Premières Dames past and present join election pantomime
François Hollande's girlfriend is furious with President Nicolas Sarkozy. So is his former wife, Cécilia.
Carla Bruni-Sarkozy says that she is more like Lady Gaga than a classic First Lady. Some people in the president's party are inclined to agree and would like her to be more active in the campaign.
With less than two weeks to go before the first round of the French presidential elections, the present, would-be and "ex" Premières Dames have joined the fray with press interviews and – in Cécilia Sarkozy's case – by leaking her annoyance with the President to a magazine website.
The sub-plot of the last presidential campaign in 2007 was the shaky romantic relationships of both front-runners. Their partnerships broke up soon after the election. Mr Sarkozy split with Cécilia, his second wife, and the Socialist candidate Segolene Royal separated from her long-term partner and the father of her four children – this year's Socialist candidate, François Hollande.
There have been no such distractions this time around. In fact, both Ms Bruni-Sarkozy and Mr Hollande's new partner, Valérie Trierweiler, have played relatively little part in the campaign.
That has not prevented the Sarkozy camp – and even the President in person – throwing lumps of mud at Ms Trierweiler. The presidential campaign has let it be known that the TV and magazine journalist, is "cold", "not liked", "known as the Duchess" and that she "voted Sarkozy last time".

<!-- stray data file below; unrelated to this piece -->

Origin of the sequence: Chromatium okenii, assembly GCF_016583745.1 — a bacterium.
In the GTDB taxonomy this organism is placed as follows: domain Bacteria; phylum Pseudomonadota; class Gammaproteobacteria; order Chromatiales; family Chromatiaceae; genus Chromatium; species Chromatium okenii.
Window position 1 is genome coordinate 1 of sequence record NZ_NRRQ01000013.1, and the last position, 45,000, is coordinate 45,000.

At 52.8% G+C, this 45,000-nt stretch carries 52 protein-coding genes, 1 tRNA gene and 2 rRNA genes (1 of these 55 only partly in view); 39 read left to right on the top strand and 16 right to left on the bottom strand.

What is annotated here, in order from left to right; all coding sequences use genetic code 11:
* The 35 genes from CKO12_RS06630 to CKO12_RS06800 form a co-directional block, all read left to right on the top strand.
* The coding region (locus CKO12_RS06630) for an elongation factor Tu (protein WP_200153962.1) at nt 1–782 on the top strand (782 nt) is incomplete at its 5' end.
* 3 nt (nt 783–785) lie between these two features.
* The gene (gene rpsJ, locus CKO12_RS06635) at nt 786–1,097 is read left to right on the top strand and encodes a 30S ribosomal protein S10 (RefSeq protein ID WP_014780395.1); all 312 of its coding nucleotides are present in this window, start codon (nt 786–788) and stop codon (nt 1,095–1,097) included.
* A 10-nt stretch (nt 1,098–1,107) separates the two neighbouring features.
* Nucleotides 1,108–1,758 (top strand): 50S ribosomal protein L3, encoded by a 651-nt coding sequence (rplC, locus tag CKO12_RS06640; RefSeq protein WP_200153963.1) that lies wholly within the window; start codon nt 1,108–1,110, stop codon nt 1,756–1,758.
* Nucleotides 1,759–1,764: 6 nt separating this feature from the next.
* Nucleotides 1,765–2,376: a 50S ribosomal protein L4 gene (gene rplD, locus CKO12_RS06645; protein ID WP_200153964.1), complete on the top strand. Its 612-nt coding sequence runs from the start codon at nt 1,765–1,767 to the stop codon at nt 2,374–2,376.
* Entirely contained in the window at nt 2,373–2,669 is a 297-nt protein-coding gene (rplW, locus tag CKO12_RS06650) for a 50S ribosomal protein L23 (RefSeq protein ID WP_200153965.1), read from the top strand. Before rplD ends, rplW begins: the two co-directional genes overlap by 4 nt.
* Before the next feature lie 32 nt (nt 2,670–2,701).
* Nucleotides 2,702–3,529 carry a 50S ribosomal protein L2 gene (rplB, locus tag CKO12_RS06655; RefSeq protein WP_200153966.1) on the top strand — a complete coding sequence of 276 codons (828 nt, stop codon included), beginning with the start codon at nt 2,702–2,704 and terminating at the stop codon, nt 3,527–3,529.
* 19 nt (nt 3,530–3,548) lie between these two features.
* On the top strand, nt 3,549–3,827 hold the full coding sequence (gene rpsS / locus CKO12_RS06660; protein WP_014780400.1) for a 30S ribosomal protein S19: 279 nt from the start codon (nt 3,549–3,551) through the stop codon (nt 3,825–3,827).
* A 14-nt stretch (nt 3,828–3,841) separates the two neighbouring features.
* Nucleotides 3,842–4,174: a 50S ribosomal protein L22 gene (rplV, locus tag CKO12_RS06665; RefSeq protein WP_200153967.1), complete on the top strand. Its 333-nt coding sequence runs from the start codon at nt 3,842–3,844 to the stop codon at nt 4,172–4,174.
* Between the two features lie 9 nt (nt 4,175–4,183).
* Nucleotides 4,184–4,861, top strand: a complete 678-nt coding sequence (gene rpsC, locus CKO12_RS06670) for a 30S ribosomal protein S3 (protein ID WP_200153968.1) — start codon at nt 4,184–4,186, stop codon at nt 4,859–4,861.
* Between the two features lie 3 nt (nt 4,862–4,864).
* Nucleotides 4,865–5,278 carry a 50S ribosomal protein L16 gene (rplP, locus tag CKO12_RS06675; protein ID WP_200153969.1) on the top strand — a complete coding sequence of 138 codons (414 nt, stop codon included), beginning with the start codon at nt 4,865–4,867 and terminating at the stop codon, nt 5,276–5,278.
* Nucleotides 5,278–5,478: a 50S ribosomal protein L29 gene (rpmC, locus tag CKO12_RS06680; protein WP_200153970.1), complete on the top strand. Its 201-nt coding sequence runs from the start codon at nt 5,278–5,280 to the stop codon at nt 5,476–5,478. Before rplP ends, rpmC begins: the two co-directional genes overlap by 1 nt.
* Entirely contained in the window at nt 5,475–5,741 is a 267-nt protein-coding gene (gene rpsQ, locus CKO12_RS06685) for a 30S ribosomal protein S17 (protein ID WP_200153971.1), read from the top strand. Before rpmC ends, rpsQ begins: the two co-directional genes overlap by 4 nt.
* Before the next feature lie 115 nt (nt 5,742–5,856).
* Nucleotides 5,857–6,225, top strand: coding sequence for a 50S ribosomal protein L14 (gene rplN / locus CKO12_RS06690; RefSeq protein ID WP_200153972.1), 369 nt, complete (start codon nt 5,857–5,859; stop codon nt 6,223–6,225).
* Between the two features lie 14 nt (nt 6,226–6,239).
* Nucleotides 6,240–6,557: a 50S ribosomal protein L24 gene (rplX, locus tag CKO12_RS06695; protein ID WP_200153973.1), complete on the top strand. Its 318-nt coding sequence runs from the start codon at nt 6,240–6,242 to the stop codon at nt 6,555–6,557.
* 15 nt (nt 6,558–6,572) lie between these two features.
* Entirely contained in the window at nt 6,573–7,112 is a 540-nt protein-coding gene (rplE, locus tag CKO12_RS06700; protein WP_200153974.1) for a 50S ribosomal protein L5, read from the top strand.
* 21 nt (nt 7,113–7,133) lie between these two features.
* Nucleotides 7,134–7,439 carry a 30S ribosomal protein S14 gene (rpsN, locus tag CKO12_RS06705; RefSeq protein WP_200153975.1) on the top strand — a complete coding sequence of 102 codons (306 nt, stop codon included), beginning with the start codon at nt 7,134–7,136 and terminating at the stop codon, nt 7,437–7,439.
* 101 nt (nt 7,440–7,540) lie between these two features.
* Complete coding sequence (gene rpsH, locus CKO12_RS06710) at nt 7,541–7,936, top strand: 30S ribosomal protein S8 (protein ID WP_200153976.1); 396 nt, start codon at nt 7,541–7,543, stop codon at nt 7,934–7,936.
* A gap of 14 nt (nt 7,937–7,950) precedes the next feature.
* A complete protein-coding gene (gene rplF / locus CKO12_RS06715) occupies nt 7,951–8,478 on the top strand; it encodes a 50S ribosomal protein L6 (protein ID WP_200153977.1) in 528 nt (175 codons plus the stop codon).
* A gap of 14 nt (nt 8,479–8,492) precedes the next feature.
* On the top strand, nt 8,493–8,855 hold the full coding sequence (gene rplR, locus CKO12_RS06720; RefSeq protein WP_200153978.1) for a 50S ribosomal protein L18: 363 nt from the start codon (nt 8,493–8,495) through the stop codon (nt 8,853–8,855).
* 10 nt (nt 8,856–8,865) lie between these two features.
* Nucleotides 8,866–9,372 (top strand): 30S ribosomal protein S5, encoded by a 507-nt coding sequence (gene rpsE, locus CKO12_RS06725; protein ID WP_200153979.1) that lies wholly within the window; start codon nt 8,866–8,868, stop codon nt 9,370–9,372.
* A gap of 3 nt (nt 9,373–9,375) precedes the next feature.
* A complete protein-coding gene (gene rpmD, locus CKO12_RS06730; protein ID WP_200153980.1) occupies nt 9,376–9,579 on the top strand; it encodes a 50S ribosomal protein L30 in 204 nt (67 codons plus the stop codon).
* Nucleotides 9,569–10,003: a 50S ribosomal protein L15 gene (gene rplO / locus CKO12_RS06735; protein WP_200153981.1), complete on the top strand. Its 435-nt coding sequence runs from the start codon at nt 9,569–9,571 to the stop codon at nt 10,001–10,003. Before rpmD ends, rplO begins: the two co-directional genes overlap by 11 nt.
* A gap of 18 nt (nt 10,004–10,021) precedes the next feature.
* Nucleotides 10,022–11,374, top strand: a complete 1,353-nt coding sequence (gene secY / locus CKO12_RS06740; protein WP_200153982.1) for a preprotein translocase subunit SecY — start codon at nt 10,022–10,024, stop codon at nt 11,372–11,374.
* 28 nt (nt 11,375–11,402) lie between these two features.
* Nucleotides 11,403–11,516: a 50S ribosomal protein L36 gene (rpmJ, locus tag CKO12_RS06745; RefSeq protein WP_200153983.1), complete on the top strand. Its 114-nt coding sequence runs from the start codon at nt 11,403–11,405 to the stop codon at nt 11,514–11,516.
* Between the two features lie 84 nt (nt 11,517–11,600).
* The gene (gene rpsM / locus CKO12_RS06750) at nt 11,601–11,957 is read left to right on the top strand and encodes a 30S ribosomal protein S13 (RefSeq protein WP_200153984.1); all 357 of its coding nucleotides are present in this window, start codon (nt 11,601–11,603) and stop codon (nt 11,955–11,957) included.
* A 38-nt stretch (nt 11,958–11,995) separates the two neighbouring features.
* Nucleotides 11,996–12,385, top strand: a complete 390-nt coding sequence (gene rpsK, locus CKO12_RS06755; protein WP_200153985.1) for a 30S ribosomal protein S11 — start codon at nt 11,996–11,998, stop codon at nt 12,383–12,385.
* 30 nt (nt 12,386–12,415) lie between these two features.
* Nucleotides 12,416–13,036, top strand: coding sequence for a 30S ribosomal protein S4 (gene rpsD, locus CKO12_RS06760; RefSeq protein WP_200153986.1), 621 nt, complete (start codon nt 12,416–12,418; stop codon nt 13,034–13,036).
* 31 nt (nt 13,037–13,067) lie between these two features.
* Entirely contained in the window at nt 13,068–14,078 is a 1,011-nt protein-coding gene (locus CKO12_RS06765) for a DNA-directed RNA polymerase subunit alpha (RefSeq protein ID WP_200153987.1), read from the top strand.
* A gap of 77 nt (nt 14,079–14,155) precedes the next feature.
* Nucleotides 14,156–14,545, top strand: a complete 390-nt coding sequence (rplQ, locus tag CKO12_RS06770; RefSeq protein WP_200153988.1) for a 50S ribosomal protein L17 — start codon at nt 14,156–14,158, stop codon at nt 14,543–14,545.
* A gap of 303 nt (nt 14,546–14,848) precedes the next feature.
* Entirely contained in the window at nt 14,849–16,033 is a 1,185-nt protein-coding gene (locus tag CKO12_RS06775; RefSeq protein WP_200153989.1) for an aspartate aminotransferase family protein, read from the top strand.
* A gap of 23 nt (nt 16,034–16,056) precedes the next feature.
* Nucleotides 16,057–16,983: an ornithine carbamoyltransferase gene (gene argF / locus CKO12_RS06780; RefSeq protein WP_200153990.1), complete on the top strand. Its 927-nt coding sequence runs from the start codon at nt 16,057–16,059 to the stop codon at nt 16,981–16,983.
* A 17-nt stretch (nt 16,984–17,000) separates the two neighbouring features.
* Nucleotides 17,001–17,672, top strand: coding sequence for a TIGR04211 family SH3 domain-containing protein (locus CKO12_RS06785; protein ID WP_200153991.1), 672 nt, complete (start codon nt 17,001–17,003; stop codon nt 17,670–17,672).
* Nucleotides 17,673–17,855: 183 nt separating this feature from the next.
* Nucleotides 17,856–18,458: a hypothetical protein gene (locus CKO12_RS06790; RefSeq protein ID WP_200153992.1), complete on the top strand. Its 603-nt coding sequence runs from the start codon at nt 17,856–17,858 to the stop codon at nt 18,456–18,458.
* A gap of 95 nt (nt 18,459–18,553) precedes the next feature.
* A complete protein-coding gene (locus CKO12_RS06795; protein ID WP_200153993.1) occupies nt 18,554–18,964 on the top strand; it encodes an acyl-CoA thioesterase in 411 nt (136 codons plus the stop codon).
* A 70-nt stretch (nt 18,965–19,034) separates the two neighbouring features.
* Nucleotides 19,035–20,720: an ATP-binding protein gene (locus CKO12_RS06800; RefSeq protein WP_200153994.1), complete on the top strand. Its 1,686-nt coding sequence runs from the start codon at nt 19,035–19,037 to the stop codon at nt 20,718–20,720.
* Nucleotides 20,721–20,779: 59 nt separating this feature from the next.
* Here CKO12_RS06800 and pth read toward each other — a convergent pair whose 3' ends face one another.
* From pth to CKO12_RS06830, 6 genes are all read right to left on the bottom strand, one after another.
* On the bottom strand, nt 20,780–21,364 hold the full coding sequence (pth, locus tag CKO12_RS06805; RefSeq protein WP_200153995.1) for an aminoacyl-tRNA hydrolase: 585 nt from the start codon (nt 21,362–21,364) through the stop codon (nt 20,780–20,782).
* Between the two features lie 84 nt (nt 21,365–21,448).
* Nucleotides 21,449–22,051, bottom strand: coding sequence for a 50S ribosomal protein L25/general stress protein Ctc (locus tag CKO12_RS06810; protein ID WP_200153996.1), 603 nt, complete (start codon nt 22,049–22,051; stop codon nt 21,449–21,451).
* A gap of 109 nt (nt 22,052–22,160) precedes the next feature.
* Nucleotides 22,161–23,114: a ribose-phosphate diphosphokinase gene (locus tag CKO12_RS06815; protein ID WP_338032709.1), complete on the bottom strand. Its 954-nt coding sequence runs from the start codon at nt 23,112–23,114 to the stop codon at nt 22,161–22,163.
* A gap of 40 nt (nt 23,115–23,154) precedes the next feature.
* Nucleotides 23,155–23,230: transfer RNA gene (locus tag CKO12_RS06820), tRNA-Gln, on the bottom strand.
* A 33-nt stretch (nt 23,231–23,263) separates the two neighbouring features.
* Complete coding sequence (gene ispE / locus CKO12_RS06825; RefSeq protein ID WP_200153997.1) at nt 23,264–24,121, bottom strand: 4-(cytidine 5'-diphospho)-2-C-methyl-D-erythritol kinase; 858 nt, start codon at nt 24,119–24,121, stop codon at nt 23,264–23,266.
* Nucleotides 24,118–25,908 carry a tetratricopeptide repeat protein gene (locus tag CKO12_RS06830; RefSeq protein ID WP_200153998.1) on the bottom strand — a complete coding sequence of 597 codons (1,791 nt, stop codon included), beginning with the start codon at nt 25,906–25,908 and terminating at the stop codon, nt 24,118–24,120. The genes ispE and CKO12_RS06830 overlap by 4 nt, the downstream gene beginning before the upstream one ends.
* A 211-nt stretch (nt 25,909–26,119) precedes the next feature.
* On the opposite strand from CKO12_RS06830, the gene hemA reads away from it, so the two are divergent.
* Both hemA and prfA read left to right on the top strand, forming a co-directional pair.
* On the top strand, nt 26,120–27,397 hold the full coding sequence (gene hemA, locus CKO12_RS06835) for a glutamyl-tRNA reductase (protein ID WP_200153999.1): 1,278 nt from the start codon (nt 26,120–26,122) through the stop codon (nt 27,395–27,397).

The President has himself suggested – wrongly – that Ms Trierweiler is a "friend" of wealthy media barons. He also criticised the fact that she appeared with Mr Hollande at a memorial service for the soldier victims of the Toulouse killer.
In an interview with the newspaper Libération, Ms Trierweiler, 47, said: "I don't understand his attitude. No one is attacking his wife. What reason has he got to let loose at me? It's not worthy of a President."
There has been some criticism of Ms Bruni-Sarkozy, but mostly from within the president's own camp. "There are some people who think that she is too passive," said one official in Mr Sarkozy's party, the Union pour un Mouvement Populaire.
In an interview with the magazine Le Nouvel Observateur last week, Ms Bruni-Sarkozy said that she was doing as much as her husband wanted. Compared to previous first ladies, such as the politically active but conservative Claude Pompidou, "I am Lady Gaga" she said – in other words media-savvy but a political novice.
Ms Bruni-Sarkozy also revealed that she liked occasionally to travel around Paris incognito wearing a wig. Last weekend, just after the interview, she visited a hospital in the south of France with her husband. This was her first active campaign appearance, apart from taking a seat in the front row at one or two rallies.
Meanwhile, the former Cécilia Sarkozy, now living in New York, is said to be furious that her ex-husband has blamed her, and the break-up of their marriage, for the many gaffes that he committed early in his term of office.
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